Shanghai, China

SOLITUDE IN SHANGHAI: Find flickers of tranquility in China’s largest city

Left to Right: The Bund; East Nanjing Road. Photo by Janet Gyenes.

The low morning sun hides behind the buildings huddled up to East Nanjing Road in Shanghai’s Huangpu district. A few blocks from the Bund, thousands flock to this pedestrian stroll to shop at its 600 trendy boutiques, businesses and Qing Dynasty-era department stores. But for now, it’s still slumbering. The massive façade of an Apple store hasn’t yet transformed into a glass birdcage for a captive audience. Instead, it’s the backdrop for a cadre of women dancing in formation. Like delicate birds, they flap their arms, snapping open and shut broad yellow-and-red fans that seem like plumage extending from their fingertips. This scene is a not-so-rare respite from the cacophony of China’s largest city.

Once flooded with trade in tea, silk and opium,  more than 4,000 years of history has shaped this port  city on the East China Sea. So too has the Huangpu River (a tributary of the Yangtze), carving this metropolis of  24 million people into two distinctive areas on its east and west banks.

Pudong (its name translates to “east bank”) lives up to its Instagram persona, its skyline spiked with high-altitude skyscrapers such as the spaceship-like Oriental Pearl TV Tower (its third sphere is actually called Space Capsule) and the 101-storey Shanghai World Financial Center, a neo-futurist building that looks like a colossal bottle opener. Puxi, or “west bank,” is framed by the Bund, a one-kilometre-long riverside promenade lined with heritage buildings, including the 1929 art deco Fairmont Peace Hotel.

Left to Right: Roof lines of the Jade Temple juxtaposed with modern Shanghai; At the Jade Temple; Prayer beads. Photo by Janet Gyenes.

With its mega-tall towers and throngs, Shanghai often draws comparison to New York City. Or Paris, thanks to the trove of villas and wutong (plane) trees lining the streets in the former French Concession. But this not the US or Europe. Chinese culture and quiet can be found in Shanghai’s spiritual spots such as the Jade Buddha Temple in the Jing’An district. Here, peek inside the halls where worshippers kneeling on colourful cushions murmur prayers to gilded deities. Be sure to seek out the temple’s namesake 1.9-metre buddha; photography is prohibited, adding to the solitude.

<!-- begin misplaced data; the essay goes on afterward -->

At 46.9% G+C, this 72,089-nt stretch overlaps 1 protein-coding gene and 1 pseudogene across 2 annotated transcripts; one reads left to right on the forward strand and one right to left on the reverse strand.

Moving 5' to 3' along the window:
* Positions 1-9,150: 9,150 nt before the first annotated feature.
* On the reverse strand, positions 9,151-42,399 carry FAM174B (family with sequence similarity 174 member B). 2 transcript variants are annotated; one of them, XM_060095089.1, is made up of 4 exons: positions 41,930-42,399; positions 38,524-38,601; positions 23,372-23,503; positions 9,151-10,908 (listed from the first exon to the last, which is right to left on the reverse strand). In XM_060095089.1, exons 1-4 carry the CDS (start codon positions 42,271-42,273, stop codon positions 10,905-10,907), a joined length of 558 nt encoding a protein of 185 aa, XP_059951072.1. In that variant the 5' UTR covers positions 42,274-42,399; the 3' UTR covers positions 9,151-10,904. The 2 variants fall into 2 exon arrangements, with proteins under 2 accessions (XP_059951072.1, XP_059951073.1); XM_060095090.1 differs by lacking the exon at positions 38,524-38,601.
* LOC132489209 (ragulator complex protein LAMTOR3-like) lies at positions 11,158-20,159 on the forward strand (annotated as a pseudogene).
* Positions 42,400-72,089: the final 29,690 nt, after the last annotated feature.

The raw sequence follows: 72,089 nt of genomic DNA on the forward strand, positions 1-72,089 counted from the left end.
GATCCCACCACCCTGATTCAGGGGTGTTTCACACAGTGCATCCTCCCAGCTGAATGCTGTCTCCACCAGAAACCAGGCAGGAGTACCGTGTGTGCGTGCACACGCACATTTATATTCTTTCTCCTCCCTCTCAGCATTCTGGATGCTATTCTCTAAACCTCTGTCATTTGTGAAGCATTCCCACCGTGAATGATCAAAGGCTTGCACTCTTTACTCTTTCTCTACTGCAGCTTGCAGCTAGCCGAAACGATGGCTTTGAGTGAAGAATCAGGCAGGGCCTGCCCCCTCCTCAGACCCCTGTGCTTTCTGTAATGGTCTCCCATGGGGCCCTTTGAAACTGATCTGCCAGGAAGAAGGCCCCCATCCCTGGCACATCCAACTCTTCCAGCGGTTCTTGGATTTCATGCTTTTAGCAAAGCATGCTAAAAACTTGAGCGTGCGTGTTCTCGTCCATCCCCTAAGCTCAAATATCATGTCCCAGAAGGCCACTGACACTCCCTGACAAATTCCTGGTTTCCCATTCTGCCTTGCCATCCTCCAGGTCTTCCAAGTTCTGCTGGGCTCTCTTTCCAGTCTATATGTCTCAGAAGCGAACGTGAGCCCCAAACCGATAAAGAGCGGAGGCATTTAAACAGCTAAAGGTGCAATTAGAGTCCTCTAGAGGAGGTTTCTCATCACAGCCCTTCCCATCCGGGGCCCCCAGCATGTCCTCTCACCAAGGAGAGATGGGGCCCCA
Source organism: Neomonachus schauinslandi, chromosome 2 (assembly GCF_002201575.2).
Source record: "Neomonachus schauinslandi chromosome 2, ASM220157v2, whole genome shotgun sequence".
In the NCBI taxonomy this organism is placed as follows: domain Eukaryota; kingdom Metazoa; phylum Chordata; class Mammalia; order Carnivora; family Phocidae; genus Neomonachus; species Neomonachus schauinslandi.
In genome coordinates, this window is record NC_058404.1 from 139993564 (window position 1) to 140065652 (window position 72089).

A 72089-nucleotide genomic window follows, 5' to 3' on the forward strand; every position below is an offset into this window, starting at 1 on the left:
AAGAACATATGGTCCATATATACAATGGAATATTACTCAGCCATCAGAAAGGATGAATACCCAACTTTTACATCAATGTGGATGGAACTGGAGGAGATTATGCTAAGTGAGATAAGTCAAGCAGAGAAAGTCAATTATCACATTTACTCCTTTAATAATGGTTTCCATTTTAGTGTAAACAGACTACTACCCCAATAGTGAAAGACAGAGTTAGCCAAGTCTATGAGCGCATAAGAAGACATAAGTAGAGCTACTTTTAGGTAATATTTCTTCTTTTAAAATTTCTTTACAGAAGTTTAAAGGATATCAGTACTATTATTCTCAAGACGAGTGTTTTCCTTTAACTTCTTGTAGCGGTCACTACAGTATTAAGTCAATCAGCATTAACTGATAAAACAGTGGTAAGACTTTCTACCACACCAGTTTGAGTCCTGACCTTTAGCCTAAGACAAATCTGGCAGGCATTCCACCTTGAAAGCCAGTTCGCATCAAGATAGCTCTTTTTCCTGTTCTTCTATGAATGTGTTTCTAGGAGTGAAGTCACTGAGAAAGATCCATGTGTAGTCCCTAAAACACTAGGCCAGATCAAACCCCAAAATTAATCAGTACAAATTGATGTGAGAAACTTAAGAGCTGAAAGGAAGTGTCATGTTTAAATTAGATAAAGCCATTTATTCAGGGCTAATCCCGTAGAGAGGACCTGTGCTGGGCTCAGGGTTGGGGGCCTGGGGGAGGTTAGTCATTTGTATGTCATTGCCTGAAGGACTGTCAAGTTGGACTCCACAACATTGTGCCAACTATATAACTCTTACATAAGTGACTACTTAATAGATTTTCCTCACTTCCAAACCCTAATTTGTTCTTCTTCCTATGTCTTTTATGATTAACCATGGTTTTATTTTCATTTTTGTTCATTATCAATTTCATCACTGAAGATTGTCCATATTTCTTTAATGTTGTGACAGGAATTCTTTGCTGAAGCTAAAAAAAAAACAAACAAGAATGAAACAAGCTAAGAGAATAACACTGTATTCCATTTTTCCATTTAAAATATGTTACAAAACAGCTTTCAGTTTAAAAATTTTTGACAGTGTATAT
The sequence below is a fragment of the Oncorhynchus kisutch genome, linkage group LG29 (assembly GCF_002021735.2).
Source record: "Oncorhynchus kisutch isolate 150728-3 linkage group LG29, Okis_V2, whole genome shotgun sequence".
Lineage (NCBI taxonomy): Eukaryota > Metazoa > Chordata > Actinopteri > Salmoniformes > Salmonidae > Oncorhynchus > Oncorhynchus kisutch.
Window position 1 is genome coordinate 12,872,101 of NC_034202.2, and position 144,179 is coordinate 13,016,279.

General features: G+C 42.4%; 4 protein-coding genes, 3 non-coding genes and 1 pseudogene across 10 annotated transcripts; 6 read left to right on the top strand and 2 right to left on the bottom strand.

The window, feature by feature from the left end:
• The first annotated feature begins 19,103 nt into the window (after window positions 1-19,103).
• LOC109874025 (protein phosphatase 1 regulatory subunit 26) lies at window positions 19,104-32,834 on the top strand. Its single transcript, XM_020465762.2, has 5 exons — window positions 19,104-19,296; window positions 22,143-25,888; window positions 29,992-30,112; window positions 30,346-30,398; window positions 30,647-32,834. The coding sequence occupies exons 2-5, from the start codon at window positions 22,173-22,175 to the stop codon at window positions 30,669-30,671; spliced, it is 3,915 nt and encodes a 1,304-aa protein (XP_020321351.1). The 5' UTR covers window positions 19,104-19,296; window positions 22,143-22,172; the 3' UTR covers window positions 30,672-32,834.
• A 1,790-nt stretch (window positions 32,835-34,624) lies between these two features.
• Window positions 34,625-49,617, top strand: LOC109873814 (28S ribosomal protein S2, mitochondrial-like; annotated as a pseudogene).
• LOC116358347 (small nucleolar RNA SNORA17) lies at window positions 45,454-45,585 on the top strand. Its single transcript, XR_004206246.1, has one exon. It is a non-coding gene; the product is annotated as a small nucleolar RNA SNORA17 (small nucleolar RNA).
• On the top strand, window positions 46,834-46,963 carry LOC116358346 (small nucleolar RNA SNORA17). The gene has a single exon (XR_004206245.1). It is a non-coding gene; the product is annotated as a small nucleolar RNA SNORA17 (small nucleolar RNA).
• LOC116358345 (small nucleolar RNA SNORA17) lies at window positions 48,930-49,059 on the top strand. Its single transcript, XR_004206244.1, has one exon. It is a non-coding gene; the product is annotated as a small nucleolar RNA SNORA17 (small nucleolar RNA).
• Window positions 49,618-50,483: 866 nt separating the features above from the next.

Left to Right: Graffiti at M50; Shanghai Teahouse. Photo by Janet Gyenes.

To explore the modern, artful side of Shanghai, take a one-kilometre walk from the temple to the M50 creative park, tracing tea-stained Suzhou Creek. Formerly the Xinhe Cotton Mill, the revamped industrial space with graffitied walls is now a warren of ultra-cool artists’ studios, galleries and cafes. Chat with artisans as you snap up their fashionable handmade leather goods, jewellery and ceramics. After drinking in new Shanghai, head to Old Town, a cataclysm of cutting-edge and ancient where smoggy silhouettes of towers rise behind the winged eaves of wooden structures. Elbow past the crowds and climb the staircase to the Old Shanghai Teahouse, a 1930s throwback with the aura of an antiques shop. Settle in, sip tea (or beer) and devour juicy dumplings in this second-floor enclave while listening to the chirp of live music being performed. — Janet Gyenes

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